Eponyms in Dermatology Literature Linked to Switzerland

Abstract

There are many diseases in medicine which are named after scientists. These so-called „eponyms” have become quite commonplace in medical literature and offer important historical insight. These eponyms originated from different countries around the world. In Table I [1-18]. I listed selected eponyms in dermatology literature linked to Switzerland. Switzerland is situated in western Europe. Its current population is estimated to be 8 million people. It is known for many people around the world by its productions of many good and beautiful things. For examples, high quality hand watches. Many scientific contributions in medicine came also from Switzerland. The well-known whonamedit website, (www.whonamedit. com), listed till now more than 100 scientists from Switzerland for whom many medical conditions were named. In addition, many scientists from Switzerland win Nobel Prize in its different branches. As a matter of fact, when it comes to Nobel Prize winners per capita, Switzerland is head and shoulders above the competition. The first winner from Switzerland in Physiology or Medicine is Emil Theodor Kocher (1841-1917), (Fig. 12), for his work in the physiology, pathology and surgery of the thyroid. He was awarded in 1909. Many scientists from Europe were also teaching medicine in Switzerland. For example Jacob Henle (1809-1885), a German scientist for whom, Henle’s Layer of the Internal Root Sheath, was named. Also, Johann Lukas Schönlein (1793-1864) a German scientist, who made important medical discoveries. All were made during his years in Zurich, the socalled typhoid crystals in patients’ stools (1836), „peliosis rheumatica” (1837), and-most important-the causative agent of favus (1839), a fungus later named Achorion schoenleinii [19]. Henoch-Schönlein purpura is named for him and for his former student from Germany Eduard Heinrich Henoch (1820-1910). Trichophyton schönleinii is still acceptable term, named for him. Also, there are scientists from outside Switzerland who had medical training in Switzerland like the famous American dermatologist, Marion Baldur Sulzberger (1895-1983). On the other hand there are scientists from Switzerland who continued their researches and career outside Switzerland. Willy Burgdorfer is an example. Burgdorfer, (Fig. 13), is an American scientist born and educated in Basel, Switzerland. He is an international leader in the field of medical entomology. He is famous for his discovery of the bacterial pathogen that causes Lyme disease, a spirochete named Borrelia burgdorferi in his honor. He isolated the bacterium in 1982 [20]. It is to be mentioned that some of the eponyms linked to Switzerland are no longer in common use in medicine. For example, Rickettsia mooseri is an old name for Rickettsia typhi, the causative agent of murine typhus. It is named for Hans Mooser, a Professor of bacteriology in Zurich. It is, also, a well-known and not uncommon phenomenon, that eponyms often become associated with names of people who are not, in fact, identical with the person who first described or discovered a given state or circumstance. This applies to eponyms linked to Switzerland. The du Bois sign is an example. Neither was Charles du Bois the first person to describe the shortened fifth finger in cases of congenital syphilis, nor did he devise the sign’s currently accepted description (Tabl. I). Lastly, it is needless to say that eponyms originated from a given country provide just an inclusive and not a conclusive idea about its overall scientific contributions. EPONYMS IN DERMATOLOGY LITERATURE LINKED TO SWITZERLAND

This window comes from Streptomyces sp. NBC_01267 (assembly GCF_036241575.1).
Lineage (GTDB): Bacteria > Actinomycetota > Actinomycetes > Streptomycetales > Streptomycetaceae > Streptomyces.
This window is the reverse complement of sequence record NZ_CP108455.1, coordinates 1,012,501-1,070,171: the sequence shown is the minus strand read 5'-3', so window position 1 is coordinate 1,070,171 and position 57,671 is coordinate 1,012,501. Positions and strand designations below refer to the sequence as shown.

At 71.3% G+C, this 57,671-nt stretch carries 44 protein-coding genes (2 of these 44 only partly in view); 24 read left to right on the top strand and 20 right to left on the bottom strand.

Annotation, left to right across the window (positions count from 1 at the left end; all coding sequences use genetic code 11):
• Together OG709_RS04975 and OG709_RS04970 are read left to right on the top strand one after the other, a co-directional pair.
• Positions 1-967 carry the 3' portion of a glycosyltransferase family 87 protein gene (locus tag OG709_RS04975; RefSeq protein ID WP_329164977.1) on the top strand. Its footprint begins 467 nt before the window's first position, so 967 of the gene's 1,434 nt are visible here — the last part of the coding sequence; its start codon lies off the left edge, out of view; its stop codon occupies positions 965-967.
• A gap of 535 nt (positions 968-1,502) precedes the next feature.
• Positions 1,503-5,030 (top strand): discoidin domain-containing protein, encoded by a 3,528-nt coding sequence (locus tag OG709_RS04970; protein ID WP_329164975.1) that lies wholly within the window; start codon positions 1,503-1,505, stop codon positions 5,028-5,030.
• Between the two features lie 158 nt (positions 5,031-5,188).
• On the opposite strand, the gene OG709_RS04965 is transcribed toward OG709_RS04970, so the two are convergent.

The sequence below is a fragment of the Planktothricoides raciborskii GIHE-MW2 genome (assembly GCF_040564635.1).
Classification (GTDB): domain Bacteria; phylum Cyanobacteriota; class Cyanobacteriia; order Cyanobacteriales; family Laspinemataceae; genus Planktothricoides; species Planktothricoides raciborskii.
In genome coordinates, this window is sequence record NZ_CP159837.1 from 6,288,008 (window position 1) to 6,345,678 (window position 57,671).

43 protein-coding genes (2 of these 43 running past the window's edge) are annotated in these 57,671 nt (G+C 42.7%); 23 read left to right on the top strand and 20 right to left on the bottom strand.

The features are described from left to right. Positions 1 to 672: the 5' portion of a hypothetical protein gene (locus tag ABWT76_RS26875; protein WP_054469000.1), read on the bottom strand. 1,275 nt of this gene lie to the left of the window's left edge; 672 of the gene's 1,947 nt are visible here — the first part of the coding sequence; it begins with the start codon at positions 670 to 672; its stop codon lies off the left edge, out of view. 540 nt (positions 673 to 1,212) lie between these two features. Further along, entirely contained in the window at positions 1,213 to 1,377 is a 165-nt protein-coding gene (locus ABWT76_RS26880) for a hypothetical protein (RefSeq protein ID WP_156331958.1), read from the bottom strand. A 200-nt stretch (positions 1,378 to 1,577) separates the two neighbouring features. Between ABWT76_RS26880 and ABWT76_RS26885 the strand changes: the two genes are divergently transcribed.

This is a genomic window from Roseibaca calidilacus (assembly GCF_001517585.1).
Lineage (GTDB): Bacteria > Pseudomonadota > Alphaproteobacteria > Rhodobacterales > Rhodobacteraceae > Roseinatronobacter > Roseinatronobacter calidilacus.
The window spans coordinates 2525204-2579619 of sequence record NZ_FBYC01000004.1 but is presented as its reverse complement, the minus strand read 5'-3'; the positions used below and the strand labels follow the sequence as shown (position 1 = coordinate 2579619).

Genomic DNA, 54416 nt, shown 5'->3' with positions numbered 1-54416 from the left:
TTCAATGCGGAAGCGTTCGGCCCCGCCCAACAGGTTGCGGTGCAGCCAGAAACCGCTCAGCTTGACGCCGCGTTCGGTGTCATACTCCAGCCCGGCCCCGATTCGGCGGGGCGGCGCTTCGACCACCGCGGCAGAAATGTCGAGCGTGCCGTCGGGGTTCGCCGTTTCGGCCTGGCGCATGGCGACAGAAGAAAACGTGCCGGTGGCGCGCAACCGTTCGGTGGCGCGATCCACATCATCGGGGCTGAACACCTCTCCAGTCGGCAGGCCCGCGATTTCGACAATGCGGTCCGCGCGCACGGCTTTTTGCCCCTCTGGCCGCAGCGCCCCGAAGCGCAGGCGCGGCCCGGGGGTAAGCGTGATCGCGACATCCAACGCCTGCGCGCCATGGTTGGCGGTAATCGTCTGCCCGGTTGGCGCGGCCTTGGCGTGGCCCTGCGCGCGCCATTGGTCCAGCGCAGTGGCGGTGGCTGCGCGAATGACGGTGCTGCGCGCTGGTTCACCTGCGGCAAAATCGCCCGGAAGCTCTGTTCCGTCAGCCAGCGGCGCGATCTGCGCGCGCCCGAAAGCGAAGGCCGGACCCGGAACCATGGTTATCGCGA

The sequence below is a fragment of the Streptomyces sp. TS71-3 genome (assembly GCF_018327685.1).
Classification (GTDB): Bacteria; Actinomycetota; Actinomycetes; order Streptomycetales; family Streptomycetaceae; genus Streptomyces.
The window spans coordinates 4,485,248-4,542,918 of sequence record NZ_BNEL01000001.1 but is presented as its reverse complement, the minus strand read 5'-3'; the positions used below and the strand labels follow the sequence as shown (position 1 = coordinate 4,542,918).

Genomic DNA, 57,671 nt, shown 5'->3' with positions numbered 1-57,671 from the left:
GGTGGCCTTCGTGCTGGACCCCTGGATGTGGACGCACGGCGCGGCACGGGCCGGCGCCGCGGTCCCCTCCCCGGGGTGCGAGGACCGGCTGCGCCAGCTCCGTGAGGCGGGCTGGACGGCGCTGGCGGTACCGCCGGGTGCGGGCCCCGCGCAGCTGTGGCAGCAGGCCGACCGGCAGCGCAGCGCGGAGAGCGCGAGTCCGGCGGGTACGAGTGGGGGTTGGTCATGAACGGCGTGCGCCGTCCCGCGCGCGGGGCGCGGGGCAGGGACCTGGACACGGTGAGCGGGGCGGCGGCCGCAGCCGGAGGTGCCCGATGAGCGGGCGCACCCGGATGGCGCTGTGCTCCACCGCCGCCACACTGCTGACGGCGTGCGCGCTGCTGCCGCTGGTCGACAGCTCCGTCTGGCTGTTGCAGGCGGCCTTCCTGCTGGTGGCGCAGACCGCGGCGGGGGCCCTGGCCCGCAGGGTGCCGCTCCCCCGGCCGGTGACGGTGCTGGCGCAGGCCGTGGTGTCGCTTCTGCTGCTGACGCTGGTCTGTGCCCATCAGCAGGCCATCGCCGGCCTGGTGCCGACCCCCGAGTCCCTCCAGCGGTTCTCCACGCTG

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Cite this paper

@inproceedings{Kocher2012EponymsID, title={Eponyms in Dermatology Literature Linked to Switzerland}, author={Emil Theodor Kocher and Jacob Henle and Johann Lukas Sch{\"{o}nlein and Eduard Heinrich Henoch and Marion Baldur Sulzberger and Willy Burgdorfer and Hans Mooser}, year={2012} }